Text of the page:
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Bernie Sanders, a 74-year-old socialist, is leading the presumptive Democratic presidential nominee Hillary Clinton in the early primary states and now graces the cover of Time Magazine. What explains his unlikely rise?
Bernie Sanders, whose claim to fame until recently consisted primarily of being the one and only socialist among the 100 US Senators, has not only eclipsed Hillary Clinton in the early primary states New Hampshire and Iowa.
He has also narrowed her national lead to single digits and is drawing bigger crowds at his political events than Clinton. Sanders managed to do all of that without any big financial donors and without an established political machine that organizes his campaign – all of which Clinton has. His surprising run has now landed him on the cover of Time Magazine.
"Sanders has risen to a solid 30 to 35 percent support in polls among Democrats. And he leads Hillary Clinton in a couple of key states", said Charles Franklin, co-founder of pollster.com and a professor of Public Policy at Marquette University in Wisconsin. "That is real strength."
The last self-declared Socialist to garner as much traction in a US presidential race was probably Eugene Debs. He received three percent of the popular vote in the presidential election of 1920 – while sitting in a prison cell in Atlanta.
"It is not an unprecedented event, but it is pretty rare for someone who calls himself a socialist to be able to attract a significant percentage of at least primary voters," said Steffen Schmidt, a presidential primary expert at Iowa State University.
Some of the most commonly heard explanations for Sanders' remarkable run are that it is still very early in the primary season and that his role as a left-leaning political outsider is attractive for voters who are unhappy with the status quo and the democratic field. Both theories contain a kernel of truth, but are not sufficient to make sense of Sanders' success.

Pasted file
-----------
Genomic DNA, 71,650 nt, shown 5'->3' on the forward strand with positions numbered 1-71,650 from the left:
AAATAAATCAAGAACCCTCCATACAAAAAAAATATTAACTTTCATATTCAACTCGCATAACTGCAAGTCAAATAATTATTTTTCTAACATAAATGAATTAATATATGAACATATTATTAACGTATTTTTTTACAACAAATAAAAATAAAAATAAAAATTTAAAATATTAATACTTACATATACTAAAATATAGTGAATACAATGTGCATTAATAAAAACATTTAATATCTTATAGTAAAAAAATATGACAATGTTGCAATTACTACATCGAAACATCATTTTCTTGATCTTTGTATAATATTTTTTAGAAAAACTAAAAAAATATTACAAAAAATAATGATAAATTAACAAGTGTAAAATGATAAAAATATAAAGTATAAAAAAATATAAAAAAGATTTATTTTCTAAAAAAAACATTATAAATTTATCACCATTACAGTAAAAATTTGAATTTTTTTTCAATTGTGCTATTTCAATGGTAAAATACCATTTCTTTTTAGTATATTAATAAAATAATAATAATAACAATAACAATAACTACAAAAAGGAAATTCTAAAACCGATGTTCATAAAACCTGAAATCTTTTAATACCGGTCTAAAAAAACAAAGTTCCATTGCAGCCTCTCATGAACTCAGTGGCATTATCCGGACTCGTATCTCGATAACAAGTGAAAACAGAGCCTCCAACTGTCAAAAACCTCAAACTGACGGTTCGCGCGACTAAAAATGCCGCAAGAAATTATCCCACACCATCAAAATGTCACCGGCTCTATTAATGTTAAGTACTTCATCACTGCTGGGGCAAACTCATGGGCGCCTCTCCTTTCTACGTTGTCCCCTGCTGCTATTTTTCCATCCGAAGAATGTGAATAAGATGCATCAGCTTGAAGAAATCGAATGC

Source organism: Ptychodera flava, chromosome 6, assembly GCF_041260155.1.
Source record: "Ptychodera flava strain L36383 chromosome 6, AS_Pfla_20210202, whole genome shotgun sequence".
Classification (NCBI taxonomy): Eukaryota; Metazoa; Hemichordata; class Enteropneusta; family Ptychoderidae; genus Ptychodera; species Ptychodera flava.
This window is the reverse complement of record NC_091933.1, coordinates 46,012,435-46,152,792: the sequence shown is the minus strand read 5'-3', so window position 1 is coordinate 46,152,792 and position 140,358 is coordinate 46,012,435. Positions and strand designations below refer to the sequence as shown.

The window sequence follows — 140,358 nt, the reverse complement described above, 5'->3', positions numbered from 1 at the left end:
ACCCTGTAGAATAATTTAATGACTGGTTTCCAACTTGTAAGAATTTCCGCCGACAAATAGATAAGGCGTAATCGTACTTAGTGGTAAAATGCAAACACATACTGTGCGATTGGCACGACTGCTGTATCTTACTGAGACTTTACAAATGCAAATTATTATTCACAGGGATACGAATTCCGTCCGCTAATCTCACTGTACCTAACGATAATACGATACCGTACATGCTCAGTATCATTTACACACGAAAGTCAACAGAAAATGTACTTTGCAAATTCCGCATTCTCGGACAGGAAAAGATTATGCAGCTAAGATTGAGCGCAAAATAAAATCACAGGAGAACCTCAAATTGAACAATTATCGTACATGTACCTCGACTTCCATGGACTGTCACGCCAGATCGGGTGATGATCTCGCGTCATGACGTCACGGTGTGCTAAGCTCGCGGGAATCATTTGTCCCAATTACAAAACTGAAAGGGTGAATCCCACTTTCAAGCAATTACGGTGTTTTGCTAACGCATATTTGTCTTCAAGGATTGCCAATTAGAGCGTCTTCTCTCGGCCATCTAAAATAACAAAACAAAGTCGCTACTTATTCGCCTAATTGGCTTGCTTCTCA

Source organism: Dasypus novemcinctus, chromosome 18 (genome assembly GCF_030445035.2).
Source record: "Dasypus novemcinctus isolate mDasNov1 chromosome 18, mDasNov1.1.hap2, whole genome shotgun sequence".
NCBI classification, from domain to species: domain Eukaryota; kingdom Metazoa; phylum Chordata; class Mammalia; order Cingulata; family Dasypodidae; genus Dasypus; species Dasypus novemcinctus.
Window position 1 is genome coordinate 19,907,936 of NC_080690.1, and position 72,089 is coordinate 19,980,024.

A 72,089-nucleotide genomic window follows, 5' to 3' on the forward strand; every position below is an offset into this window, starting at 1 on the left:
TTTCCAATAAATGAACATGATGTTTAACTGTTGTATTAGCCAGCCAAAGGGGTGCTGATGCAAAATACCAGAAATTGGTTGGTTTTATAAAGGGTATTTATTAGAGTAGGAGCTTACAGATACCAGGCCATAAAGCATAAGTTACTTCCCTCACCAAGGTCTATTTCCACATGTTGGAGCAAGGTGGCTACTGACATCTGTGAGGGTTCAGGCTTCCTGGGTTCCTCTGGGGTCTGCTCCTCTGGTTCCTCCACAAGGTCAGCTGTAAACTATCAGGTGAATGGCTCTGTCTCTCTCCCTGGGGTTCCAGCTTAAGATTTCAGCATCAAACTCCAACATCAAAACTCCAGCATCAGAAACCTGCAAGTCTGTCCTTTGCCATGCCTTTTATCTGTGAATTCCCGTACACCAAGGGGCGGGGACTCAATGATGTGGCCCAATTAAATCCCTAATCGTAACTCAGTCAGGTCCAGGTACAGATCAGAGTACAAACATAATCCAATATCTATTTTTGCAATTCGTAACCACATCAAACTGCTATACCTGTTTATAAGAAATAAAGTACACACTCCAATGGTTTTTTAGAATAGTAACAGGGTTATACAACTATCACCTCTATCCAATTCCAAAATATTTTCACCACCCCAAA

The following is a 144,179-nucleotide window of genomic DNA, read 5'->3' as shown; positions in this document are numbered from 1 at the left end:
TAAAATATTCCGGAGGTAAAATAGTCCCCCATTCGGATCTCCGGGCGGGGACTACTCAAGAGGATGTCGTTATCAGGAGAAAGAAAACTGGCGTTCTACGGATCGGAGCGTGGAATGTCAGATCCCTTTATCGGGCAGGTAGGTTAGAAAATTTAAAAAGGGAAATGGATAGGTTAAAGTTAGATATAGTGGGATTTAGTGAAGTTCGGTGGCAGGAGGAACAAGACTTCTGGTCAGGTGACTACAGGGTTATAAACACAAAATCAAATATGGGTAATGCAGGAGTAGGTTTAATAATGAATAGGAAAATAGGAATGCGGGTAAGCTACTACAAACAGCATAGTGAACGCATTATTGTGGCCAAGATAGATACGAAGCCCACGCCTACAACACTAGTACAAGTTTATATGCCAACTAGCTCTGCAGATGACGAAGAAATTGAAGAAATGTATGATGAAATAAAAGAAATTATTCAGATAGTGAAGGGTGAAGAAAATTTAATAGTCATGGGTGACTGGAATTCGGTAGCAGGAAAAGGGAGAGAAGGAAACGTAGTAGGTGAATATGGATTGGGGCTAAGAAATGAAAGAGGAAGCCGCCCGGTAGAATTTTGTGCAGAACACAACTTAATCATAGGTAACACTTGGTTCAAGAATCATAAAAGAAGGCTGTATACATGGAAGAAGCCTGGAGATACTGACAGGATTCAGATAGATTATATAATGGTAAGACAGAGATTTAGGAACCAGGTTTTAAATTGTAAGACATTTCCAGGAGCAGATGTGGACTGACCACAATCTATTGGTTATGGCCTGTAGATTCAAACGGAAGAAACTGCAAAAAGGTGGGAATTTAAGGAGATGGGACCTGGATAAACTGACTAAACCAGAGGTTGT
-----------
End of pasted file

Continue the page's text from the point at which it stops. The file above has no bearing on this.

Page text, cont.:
First, because the fact that the primaries are still months away cannot explain his surge compared to the other three Democratic candidates, Rhode Island Governor Lincoln Chafee, former Virginia Senator Jim Webb and former Maryland Governor Martin O'Malley. All three have barely registered in the polls.
What's more, while Sanders' leftist leanings clearly make him an outlier on many issues, he is not a classical Washington outsider like Trump, who has never held elected office. To the contrary, Sanders' career in a way is fairly traditional. He first served as a long-time mayor in his home state of Vermont before being elected first to the US House of Representatives and later to the US Senate. He has served in Congress since 1991.
What does set Sanders apart from Hillary Clinton as well as from the other Democratic candidates is his personality, and the seemingly boundless energy with which he runs his campaign. "What no one understands is that Sanders has charisma," said Schmidt. "He has white hair which is out of order, his clothes are always wrinkled and he is up there with his sleeves rolled up in his 70s."